Blog, communication, focus, structure

Structure your communication

Photo by Brodie Vissers from Burst Most of us have experienced a situation where constant e-mails hamper the management of personal tasks and prioritization. Instant messages from different apps keep on beeping, and the context is often lost. And similarly, most of have faced the question from a colleague “Did you see the message already? What should we do about it?” and answered with “What message, where?”. There is only a thin structure in our communication. 

The most common communication tools are not constrained by a system or organisational dependencies. Everyone has at least one e-mail address so it is easy to use in any environment. Whether there are many operators in different companies or sending an update to the family of your weekend plans.

Let’s add to the picture the several different instant message apps. The communication flow quickly comes overloaded. People are constantly losing their focus, because of the never-ending messages.  Did you know that app overload can cost companies 32 days of productivity a year? Or as much as one hour per day? Check out the blog post by Valerie Bolden-Barret

E-mail usage is unmanageable on many levels

But easiness and convenience isn’t the be-all and end-all in communication. If there is no structure in communication it is only a matter of time before it spirals out of control. This uncontrolled situation can happen on many levels, on a personal and on a team and organizational level. 

Some of us are excellent at organizing e-mails in folders by projects, tasks or date. But even if everyone could be this organized there would still exist as many structures created as there are users who create them. It is also a question of time, could the time spent organizing emails be spent on something more productive?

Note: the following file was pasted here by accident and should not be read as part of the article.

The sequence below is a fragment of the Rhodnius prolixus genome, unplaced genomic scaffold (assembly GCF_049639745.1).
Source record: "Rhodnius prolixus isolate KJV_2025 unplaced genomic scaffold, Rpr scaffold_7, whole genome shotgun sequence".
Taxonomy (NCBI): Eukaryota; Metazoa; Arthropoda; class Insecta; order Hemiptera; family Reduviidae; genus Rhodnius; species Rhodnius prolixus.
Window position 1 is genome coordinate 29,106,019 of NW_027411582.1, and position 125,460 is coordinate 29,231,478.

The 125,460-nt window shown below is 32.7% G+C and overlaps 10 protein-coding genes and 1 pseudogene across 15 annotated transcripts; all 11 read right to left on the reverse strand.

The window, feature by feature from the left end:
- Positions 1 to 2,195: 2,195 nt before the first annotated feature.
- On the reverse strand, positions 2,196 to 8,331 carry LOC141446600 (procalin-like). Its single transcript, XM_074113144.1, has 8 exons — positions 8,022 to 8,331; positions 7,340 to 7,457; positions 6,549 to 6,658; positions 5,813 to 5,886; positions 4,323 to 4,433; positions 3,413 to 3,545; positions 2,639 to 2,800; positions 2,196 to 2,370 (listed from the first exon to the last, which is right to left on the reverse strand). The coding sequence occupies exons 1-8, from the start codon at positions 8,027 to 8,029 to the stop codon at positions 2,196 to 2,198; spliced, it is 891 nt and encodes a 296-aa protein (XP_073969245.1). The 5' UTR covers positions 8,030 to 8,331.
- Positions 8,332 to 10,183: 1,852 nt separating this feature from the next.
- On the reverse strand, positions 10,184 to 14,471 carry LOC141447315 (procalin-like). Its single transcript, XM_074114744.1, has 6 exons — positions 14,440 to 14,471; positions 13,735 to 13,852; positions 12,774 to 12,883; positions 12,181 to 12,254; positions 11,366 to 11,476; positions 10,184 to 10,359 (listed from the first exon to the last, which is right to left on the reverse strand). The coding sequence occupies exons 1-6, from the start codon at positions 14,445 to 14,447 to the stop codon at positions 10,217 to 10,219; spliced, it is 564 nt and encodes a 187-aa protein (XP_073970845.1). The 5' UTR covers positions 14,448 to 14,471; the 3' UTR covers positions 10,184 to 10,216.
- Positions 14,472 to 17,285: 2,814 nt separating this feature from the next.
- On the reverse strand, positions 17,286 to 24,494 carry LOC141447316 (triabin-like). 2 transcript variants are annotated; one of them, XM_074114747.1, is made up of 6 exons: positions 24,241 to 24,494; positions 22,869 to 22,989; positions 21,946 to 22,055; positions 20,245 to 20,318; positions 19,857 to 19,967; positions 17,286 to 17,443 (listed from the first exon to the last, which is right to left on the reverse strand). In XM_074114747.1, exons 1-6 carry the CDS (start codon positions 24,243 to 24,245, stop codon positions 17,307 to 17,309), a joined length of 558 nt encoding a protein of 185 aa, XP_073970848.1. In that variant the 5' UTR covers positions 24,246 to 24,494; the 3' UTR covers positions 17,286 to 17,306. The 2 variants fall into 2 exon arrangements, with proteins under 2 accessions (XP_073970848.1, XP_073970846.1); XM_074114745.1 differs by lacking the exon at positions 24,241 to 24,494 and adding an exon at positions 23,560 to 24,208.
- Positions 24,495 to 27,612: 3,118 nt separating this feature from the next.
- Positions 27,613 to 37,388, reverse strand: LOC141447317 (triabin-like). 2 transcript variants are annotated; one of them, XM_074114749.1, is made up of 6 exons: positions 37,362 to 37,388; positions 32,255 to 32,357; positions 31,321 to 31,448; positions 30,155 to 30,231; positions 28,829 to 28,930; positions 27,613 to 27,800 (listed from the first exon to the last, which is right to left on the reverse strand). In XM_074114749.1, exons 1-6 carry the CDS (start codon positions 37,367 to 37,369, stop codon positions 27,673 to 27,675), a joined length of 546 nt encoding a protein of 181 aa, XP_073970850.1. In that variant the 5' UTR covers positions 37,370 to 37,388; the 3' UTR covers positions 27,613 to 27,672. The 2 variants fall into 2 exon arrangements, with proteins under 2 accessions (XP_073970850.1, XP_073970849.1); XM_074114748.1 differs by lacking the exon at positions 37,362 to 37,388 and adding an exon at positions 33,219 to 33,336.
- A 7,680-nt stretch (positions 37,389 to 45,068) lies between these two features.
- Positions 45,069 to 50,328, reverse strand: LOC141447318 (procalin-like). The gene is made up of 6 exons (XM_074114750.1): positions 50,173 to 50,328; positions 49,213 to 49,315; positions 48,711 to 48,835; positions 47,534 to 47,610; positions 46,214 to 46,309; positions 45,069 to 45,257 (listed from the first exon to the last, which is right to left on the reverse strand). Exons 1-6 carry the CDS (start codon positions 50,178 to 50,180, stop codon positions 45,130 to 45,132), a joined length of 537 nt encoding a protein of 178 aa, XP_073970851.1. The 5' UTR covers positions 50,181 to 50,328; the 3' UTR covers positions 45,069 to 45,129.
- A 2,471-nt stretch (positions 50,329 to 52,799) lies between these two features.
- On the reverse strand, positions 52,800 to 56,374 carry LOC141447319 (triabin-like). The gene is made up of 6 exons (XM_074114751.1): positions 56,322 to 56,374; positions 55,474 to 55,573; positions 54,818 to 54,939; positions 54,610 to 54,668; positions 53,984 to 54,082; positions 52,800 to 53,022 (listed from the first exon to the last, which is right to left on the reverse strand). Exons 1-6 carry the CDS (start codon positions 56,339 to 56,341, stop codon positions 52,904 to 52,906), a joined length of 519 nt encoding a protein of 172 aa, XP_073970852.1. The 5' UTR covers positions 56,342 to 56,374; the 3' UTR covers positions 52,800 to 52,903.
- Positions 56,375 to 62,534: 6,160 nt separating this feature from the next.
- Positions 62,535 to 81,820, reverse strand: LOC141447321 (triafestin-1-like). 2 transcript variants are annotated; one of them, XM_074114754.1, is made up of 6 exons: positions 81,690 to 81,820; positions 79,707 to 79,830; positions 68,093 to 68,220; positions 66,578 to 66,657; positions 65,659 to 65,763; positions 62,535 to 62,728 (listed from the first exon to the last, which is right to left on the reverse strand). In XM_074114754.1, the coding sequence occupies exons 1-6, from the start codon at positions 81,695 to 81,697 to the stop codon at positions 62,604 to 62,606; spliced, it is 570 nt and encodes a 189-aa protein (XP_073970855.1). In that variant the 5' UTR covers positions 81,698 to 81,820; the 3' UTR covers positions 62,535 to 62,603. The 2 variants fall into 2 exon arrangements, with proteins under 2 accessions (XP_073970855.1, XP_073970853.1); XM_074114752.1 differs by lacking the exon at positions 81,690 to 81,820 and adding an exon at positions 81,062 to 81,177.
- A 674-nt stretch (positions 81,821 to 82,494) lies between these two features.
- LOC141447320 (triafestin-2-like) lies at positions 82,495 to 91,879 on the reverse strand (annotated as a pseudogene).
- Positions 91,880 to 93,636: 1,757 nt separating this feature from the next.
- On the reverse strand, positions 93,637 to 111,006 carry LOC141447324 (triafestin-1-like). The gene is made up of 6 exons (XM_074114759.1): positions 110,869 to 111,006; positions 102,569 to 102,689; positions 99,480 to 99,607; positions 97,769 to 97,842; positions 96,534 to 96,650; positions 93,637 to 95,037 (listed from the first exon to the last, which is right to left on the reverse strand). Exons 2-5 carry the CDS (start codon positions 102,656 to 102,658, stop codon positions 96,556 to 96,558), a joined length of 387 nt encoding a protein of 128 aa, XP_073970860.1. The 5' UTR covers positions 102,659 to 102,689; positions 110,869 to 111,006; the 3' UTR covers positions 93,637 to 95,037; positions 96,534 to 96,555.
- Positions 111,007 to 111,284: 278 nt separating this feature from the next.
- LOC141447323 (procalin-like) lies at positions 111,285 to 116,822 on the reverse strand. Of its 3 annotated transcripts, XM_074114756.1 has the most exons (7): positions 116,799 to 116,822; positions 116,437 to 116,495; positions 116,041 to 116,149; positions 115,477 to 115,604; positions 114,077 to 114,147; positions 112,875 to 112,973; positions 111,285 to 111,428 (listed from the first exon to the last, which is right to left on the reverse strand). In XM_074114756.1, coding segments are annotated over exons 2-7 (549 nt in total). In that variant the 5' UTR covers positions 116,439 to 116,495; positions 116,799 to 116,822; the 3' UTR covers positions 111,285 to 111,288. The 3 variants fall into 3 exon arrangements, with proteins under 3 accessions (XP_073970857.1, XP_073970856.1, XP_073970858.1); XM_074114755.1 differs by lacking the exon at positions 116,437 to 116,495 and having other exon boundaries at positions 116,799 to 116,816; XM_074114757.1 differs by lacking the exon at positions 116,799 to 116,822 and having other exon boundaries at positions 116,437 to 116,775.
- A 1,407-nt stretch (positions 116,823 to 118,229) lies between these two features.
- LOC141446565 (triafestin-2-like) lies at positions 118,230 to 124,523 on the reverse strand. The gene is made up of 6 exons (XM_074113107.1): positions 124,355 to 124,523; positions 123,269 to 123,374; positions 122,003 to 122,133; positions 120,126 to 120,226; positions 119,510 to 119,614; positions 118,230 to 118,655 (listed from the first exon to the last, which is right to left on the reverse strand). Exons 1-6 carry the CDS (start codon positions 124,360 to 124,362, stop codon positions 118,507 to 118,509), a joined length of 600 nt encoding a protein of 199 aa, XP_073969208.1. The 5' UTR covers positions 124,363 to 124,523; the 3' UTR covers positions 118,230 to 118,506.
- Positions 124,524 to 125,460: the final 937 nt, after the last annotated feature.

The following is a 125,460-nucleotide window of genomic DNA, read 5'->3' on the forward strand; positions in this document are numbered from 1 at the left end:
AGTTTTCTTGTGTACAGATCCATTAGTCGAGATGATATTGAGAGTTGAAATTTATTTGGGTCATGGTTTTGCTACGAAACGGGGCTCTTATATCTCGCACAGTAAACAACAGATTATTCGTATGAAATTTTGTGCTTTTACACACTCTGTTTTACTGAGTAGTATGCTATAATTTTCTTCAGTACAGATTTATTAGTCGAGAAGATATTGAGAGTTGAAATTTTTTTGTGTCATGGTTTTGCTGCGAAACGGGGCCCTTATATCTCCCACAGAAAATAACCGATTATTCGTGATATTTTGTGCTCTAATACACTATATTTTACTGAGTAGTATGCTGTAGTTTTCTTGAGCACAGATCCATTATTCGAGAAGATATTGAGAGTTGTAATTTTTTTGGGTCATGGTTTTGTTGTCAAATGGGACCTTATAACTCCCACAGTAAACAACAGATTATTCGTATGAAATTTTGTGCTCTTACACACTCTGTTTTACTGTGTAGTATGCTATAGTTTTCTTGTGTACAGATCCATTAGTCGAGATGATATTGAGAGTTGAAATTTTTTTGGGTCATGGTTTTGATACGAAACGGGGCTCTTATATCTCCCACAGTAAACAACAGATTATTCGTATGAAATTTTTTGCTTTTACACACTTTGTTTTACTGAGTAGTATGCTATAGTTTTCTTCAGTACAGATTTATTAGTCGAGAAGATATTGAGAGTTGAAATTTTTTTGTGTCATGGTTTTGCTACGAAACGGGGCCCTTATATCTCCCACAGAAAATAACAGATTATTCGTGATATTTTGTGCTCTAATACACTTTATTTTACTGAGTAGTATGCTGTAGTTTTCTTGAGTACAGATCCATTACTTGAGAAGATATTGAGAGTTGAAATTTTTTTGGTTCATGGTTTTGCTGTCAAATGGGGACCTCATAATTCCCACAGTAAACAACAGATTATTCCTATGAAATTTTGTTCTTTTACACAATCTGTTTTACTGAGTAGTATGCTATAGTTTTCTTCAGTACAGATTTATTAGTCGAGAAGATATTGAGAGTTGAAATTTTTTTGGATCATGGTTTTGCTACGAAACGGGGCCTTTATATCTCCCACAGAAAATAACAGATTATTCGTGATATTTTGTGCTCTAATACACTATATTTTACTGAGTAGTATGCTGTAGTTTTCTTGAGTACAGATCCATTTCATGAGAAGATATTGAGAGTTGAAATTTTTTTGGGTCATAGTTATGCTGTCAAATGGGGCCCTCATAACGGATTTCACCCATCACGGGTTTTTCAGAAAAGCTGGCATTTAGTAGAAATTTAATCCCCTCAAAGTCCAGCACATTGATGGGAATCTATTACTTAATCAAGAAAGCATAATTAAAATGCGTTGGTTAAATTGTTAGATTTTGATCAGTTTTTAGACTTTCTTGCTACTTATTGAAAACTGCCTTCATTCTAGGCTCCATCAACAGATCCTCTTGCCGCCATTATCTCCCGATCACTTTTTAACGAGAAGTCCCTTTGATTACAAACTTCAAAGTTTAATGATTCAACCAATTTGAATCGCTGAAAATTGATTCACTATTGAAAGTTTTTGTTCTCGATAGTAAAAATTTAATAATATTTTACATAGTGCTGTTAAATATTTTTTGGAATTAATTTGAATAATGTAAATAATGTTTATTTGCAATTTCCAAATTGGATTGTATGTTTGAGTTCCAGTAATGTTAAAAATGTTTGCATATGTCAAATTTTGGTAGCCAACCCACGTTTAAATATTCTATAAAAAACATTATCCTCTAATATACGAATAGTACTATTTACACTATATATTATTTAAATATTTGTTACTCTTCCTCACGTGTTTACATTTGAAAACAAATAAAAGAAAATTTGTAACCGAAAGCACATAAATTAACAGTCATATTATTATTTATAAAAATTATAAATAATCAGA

Multiple apps fragment the conversations

Many organizations face the problem that communication is fragmented, from one person to another or to a group of recipients. And visibility to people not in the mailing list is, quite logically, non-existent. You have no way of knowing if something is going on unless you are included in the email chain. For new users or employees this an even bigger issue, the only way of knowing all of the histories is to ask a colleague to forward everything related to a project - not very efficient.

Is now the time for communication transformation?

There is a trend to spend massive amounts of money into digital transformations and still, 75% of employees feel disconnected. The feeling is caused by a huge volume of communication and internal silos. Chris McGucan is hopefull in his blog post that 2019 will be the year of communication transformation. He suggests that the transformation requires the adoption of the new technologies enterprisewide. See our earlier post on how Hailer transforms communication to more activity-centric approach.

Hailer has proven to reduce eMails from 20K to 3K annually. Would you love such an improvement?

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